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Statement on Anti-Muslim Hate Crime in London, Ontario

June 8, 2021

The Society of United Professionals stands with the Muslim community following Sunday’s deadly hate-motivated attack on a Muslim family in London, Ontario. Described by police as premeditated, the driver of a pick-up truck mounted the sidewalk to kill four people of three generations aged 15 to 74. A now-orphaned 9-year-old boy was also severely injured. The family had been out for their regular evening walk when they were targeted.Flowers at a memorial for the victims of the London, Ontario attack on a Muslim family

The Society has spoken out against hateful attacks in the past. Yet this one is particularly close to our membership. The victims are close relations of a Society member in our Bruce Power Local. While the member has given permission to share this information, he has asked that his name remain private and the Society respects his wishes. There are also reports that the family has asked for the victims’ photos not to be shared at this time and we also respect those wishes.

The Society joins the entire Bruce Power community in supporting our member and will be making a financial contribution to support his surviving nephew. Any member who wishes to make a personal contribution is encouraged to do so through this fundraiser that is sanctioned by the family: https://www.launchgood.com/campaign/london_community_united_against_hate.

While we are outraged, heartbroken and grief-stricken, this attack is not an anomaly. This is the third deadly hate crime against Canadian Muslims in the past four years, including 2017’s Quebec City mosque shooting that killed six people and injured five others. Other types of reported anti-Muslim hate crimes are also increasing. According to Statistics Canada, there was a 9% increase in reported hate crimes against Muslims in Canada from 2018 to 2019, the most recent year reported.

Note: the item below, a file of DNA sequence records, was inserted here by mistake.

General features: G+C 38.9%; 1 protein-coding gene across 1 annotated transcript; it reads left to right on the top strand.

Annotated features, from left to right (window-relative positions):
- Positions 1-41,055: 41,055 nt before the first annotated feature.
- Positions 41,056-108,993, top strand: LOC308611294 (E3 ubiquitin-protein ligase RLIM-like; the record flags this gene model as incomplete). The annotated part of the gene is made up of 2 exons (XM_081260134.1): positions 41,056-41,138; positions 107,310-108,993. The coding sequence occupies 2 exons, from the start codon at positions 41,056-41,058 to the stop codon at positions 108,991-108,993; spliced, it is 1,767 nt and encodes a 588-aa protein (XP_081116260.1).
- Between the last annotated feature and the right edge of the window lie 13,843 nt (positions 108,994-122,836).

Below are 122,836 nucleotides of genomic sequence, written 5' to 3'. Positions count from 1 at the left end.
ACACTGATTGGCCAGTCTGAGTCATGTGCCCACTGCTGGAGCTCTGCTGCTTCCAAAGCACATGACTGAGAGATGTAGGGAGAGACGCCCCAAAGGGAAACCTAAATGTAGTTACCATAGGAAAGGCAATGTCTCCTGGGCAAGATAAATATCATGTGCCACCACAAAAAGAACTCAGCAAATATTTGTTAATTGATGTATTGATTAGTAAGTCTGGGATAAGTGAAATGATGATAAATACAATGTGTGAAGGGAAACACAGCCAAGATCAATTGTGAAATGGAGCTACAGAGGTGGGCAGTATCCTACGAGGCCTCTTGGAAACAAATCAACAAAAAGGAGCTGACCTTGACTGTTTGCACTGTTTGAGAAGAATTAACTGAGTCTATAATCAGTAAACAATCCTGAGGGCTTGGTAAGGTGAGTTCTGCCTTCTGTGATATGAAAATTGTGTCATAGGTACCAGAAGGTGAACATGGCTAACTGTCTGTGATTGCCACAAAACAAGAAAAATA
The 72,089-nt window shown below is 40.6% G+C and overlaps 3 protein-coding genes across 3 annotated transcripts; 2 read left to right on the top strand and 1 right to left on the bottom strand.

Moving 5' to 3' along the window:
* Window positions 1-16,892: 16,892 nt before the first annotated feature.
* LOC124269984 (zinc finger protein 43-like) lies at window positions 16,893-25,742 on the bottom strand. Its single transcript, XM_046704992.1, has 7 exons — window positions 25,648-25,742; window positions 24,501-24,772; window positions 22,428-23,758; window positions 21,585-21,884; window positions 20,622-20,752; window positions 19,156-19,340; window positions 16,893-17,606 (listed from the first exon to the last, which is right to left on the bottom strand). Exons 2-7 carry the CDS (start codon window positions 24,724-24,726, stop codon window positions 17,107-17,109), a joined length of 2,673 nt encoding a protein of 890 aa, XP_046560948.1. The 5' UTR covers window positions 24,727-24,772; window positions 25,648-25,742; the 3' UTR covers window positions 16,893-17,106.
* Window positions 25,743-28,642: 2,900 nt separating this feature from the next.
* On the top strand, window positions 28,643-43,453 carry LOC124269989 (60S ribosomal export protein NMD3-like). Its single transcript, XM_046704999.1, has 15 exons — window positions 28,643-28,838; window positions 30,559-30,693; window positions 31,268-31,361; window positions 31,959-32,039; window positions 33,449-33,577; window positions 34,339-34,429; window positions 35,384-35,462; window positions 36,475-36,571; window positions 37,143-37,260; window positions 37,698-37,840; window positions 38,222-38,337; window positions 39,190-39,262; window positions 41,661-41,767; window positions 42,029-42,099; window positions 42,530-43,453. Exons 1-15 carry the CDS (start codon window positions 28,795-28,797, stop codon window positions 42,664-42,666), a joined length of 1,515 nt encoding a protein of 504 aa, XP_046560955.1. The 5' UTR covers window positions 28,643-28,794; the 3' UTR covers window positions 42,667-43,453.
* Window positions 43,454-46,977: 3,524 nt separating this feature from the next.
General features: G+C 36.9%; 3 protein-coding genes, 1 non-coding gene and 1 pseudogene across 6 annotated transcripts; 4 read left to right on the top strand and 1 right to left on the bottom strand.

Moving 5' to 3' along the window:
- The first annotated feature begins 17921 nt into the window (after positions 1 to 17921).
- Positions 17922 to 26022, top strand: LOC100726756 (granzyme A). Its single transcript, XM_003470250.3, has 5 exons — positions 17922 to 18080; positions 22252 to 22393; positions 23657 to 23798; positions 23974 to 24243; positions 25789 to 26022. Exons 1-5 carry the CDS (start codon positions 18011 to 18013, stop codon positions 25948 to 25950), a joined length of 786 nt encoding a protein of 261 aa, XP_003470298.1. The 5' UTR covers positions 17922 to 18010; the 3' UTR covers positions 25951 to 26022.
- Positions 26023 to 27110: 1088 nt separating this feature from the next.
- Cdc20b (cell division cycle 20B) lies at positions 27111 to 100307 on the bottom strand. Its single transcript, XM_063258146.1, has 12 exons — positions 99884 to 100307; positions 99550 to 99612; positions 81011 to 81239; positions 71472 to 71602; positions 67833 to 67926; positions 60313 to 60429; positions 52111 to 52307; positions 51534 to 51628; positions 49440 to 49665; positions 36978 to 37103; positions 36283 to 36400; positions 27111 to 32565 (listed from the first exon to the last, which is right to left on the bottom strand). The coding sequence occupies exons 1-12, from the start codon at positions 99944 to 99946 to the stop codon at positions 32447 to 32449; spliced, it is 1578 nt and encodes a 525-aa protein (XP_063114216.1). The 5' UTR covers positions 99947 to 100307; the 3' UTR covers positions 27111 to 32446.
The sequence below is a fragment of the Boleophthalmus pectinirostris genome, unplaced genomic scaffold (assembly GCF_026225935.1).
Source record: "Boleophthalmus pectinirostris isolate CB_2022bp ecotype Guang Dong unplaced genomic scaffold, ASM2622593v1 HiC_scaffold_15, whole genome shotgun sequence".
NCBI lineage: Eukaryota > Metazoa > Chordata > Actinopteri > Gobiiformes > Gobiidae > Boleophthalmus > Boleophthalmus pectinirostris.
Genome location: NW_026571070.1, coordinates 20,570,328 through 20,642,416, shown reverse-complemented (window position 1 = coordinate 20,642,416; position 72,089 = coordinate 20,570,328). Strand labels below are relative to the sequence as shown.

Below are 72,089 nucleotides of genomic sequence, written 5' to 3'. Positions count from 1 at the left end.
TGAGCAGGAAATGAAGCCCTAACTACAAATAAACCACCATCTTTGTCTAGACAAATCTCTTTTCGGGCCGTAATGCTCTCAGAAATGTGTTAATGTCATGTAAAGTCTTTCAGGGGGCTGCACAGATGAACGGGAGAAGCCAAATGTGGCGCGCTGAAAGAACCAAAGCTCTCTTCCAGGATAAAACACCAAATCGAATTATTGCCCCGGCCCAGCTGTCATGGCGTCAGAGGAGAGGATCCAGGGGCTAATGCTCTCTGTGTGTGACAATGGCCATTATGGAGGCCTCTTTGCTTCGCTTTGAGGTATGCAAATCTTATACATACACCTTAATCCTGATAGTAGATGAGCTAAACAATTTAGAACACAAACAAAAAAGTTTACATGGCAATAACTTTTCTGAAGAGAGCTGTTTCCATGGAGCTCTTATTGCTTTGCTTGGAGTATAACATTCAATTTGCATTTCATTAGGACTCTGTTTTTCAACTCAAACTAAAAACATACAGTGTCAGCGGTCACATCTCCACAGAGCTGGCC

A picture of the Charter of Inclusive Workplaces and CommunitiesIslamophobia is its own scourge but it must also be seen in the context of other forms of white supremacist hate. Anti-Black, anti-Indigenous, anti-Asian, and anti-Semitic hatred among others all fundamentally come from the same place. That is why, in the wake of the Quebec City mosque attack, the Society introduced the Charter of Inclusive Workplaces and Communities, which was later adopted by others in the labour movement. To stand against hate and show your support for inclusive workplaces and communities, you can click here to download, print and post the Charter of Inclusive Workplaces and Communities.

The Society encourages everyone to speak out against Islamophobic hate at this especially difficult moment for the Muslim community to help rebuild the community’s shattered sense of safety. No one should feel unsafe going for a walk with their family and yet that is the horrific reality today for Muslims across Ontario and beyond.

We dearly hope that these precious lives were not taken in vain and that this attack becomes an inflection point for stopping hate everywhere.


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